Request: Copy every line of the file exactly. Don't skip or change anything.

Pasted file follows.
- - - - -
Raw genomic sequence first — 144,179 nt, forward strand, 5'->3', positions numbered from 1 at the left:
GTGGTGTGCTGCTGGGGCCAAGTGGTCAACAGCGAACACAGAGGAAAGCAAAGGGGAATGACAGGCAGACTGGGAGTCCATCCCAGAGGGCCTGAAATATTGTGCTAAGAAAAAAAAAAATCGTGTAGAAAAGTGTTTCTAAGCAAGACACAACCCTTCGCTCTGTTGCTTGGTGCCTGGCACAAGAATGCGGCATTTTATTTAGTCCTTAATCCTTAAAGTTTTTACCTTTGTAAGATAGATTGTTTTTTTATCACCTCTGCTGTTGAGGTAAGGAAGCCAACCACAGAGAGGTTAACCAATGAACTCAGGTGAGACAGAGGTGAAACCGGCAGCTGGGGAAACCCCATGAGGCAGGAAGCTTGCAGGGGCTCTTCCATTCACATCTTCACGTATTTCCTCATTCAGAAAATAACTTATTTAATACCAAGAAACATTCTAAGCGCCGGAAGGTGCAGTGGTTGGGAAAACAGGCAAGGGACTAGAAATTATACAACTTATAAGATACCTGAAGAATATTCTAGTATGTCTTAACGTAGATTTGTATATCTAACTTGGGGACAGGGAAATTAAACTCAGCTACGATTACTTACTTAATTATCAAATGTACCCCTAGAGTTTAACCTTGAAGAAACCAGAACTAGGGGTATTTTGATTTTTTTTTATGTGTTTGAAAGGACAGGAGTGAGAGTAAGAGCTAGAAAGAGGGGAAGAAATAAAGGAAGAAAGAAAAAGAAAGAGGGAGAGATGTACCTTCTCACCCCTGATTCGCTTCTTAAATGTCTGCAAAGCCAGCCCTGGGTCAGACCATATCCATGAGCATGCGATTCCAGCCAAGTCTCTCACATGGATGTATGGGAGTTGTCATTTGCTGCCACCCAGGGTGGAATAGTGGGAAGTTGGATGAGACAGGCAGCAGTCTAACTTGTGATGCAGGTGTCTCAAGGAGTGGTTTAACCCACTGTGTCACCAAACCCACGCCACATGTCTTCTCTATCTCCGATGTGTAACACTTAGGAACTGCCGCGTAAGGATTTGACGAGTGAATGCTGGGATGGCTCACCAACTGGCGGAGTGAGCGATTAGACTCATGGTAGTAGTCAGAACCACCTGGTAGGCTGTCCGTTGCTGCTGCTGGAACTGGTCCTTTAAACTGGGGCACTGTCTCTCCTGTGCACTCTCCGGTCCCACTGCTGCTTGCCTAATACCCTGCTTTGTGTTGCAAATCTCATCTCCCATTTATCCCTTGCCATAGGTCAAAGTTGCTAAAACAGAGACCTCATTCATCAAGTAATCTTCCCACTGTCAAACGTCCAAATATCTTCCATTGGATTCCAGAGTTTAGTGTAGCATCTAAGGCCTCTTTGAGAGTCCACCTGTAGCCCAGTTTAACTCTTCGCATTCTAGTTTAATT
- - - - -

Raw genomic sequence first — 144,179 nt, forward strand, 5'->3', positions numbered from 1 at the left:
GTGGTGTGCTGCTGGGGCCAAGTGGTCAACAGCGAACACAGAGGAAAGCAAAGGGGAATGACAGGCAGACTGGGAGTCCATCCCAGAGGGCCTGAAATATTGTGCTAAGAAAAAAAAAAATCGTGTAGAAAAGTGTTTCTAAGCAAGACACAACCCTTCGCTCTGTTGCTTGGTGCCTGGCACAAGAATGCGGCATTTTATTTAGTCCTTAATCCTTAAAGTTTTTACCTTTGTAAGATAGATTGTTTTTTTATCACCTCTGCTGTTGAGGTAAGGAAGCCAACCACAGAGAGGTTAACCAATGAACTCAGGTGAGACAGAGGTGAAACCGGCAGCTGGGGAAACCCCATGAGGCAGGAAGCTTGCAGGGGCTCTTCCATTCACATCTTCACGTATTTCCTCATTCAGAAAATAACTTATTTAATACCAAGAAACATTCTAAGCGCCGGAAGGTGCAGTGGTTGGGAAAACAGGCAAGGGACTAGAAATTATACAACTTATAAGATACCTGAAGAATATTCTAGTATGTCTTAACGTAGATTTGTATATCTAACTTGGGGACAGGGAAATTAAACTCAGCTACGATTACTTACTTAATTATCAAATGTACCCCTAGAGTTTAACCTTGAAGAAACCAGAACTAGGGGTATTTTGATTTTTTTTTATGTGTTTGAAAGGACAGGAGTGAGAGTAAGAGCTAGAAAGAGGGGAAGAAATAAAGGAAGAAAGAAAAAGAAAGAGGGAGAGATGTACCTTCTCACCCCTGATTCGCTTCTTAAATGTCTGCAAAGCCAGCCCTGGGTCAGACCATATCCATGAGCATGCGATTCCAGCCAAGTCTCTCACATGGATGTATGGGAGTTGTCATTTGCTGCCACCCAGGGTGGAATAGTGGGAAGTTGGATGAGACAGGCAGCAGTCTAACTTGTGATGCAGGTGTCTCAAGGAGTGGTTTAACCCACTGTGTCACCAAACCCACGCCACATGTCTTCTCTATCTCCGATGTGTAACACTTAGGAACTGCCGCGTAAGGATTTGACGAGTGAATGCTGGGATGGCTCACCAACTGGCGGAGTGAGCGATTAGACTCATGGTAGTAGTCAGAACCACCTGGTAGGCTGTCCGTTGCTGCTGCTGGAACTGGTCCTTTAAACTGGGGCACTGTCTCTCCTGTGCACTCTCCGGTCCCACTGCTGCTTGCCTAATACCCTGCTTTGTGTTGCAAATCTCATCTCCCATTTATCCCTTGCCATAGGTCAAAGTTGCTAAAACAGAGACCTCATTCATCAAGTAATCTTCCCACTGTCAAACGTCCAAATATCTTCCATTGGATTCCAGAGTTTAGTGTAGCATCTAAGGCCTCTTTGAGAGTCCACCTGTAGCCCAGTTTAACTCTTCGCATTCTAGTTTAATT